Kilo Jewels:  Diamond Districts three heavyweights strive for perfection.s three heavyweights strive for perfection.
Kilo Jewels: Diamond Districts three heavyweights strive for perfection.s three heavyweights strive for perfection.

A classic or not? It’s tempting to shove Diamond District’s March on Washington through that well-worn binary hip-hop filter, given the D.C. trio’s rep for quality, its members’ worthy output as solo artists, and the reality that they operate in a subgenre—neotraditional boom-bap—where striving for perfection is always near the top of the syllabus. Striving is indeed fundamental to every sound on March on Washington, but sizing up the album for instant-colossus status might be beside the point.

Where Diamond District’s 2009 debut, In the Ruff, seemed to swell up with a backpack full of charm from somewhere along a pregentrified Georgia Avenue, March on Washington bangs its own muscular drum in a changed city where no beat is primary. It’s like one of those deep-catalog jazz LPs that captures some midcareer legends bringing the heat, but with their own criteria for success in mind.

Can’t blame ’em, really. Over the past five years, members Uptown XO (the orator), yU (the craftsman), and Oddisee (the aesthete) have individually released enough noteworthy music to earn a well-curated retrospective, but those albums and mixtapes have been serially underappreciated beyond the community of heads who root for labels like Mello Music Group, Diamond District’s stable.

“I’m prepared for the fame or the flop/The flame or the frost,” Oddisee raps with his trademark twang on “The Back Up,” one of several tracks on the first half of the album that thoroughly lay out the “hardworking rappers” theme while showing off his sumptuous approach to beat production. Song after song rolls forward with expertly fired percussion, highly refined keyboard riffs, and crisply edited soul samples. Appropriately, all three rappers choose to counterpunch the rhythms; even yU, whose style has more slide than the others, spits phrases like “Time spent ridin’ that brittle middle line” (from “Working Weekends”) as if he’s literally on his toes in the booth.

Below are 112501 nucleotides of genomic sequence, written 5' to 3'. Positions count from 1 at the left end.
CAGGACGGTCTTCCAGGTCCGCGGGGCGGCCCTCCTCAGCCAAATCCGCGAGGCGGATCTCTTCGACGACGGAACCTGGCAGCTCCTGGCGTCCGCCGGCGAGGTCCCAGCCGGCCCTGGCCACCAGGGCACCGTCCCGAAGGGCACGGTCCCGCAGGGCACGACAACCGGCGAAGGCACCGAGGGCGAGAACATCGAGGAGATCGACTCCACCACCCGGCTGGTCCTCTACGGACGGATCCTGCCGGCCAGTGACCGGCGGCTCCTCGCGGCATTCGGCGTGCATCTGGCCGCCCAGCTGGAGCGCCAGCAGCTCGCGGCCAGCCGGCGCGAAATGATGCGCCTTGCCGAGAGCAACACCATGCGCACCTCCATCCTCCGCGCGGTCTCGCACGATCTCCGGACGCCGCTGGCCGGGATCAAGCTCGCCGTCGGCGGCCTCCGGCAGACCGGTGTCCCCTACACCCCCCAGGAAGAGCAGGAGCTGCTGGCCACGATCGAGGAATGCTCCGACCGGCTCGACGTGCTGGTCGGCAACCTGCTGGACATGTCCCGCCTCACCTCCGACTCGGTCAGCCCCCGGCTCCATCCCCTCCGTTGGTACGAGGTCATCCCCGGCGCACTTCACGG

Things loosen up sonically during the second half, and if one MC dominates, it’s arguably XO. “Gave you the first testament/Wonder what’s comin’ after?/Resurrection and the rapture for you bastards/‘When is this supposed to be happening?’ so you ask us/Why don’t you ask them weak rappers you think passed us,” he raps near the front end of “Say What You Mean,” which revisits some of the soul-infused optimism of In the Ruff. Every time XO opens his mouth on March on Washington, Diamond District’s point of view solidifies.

Other successes on Side 2: “Ain’t Over,” where Oddisee flips Marvin Gaye samples with the same virtuosity that he brought to his redux of “Ain’t That Peculiar” on his Odd Renditions EP; “Erything,” an undeniable head-nodder with a dramatic, blaring horn sample; and “Lost Cause,” a trunk-rattler featuring this keeper by Oddisee: “This is why my hustle’s strong/I grew up watchin’ Huxtables/My mama grew up watchin’ kids/Her mama grew up washin’ clothes.”

More personal or narrative-centered moments like that—especially on Side 1—would’ve made the album feel less lyrically insular; all the technically dexterous rhymes about pushing and surviving within hip-hop ultimately put Diamond District in a tight frame, even though the beats are universally musical. If March on Washington is anything, it’s a great-sounding node connected to a much bigger story.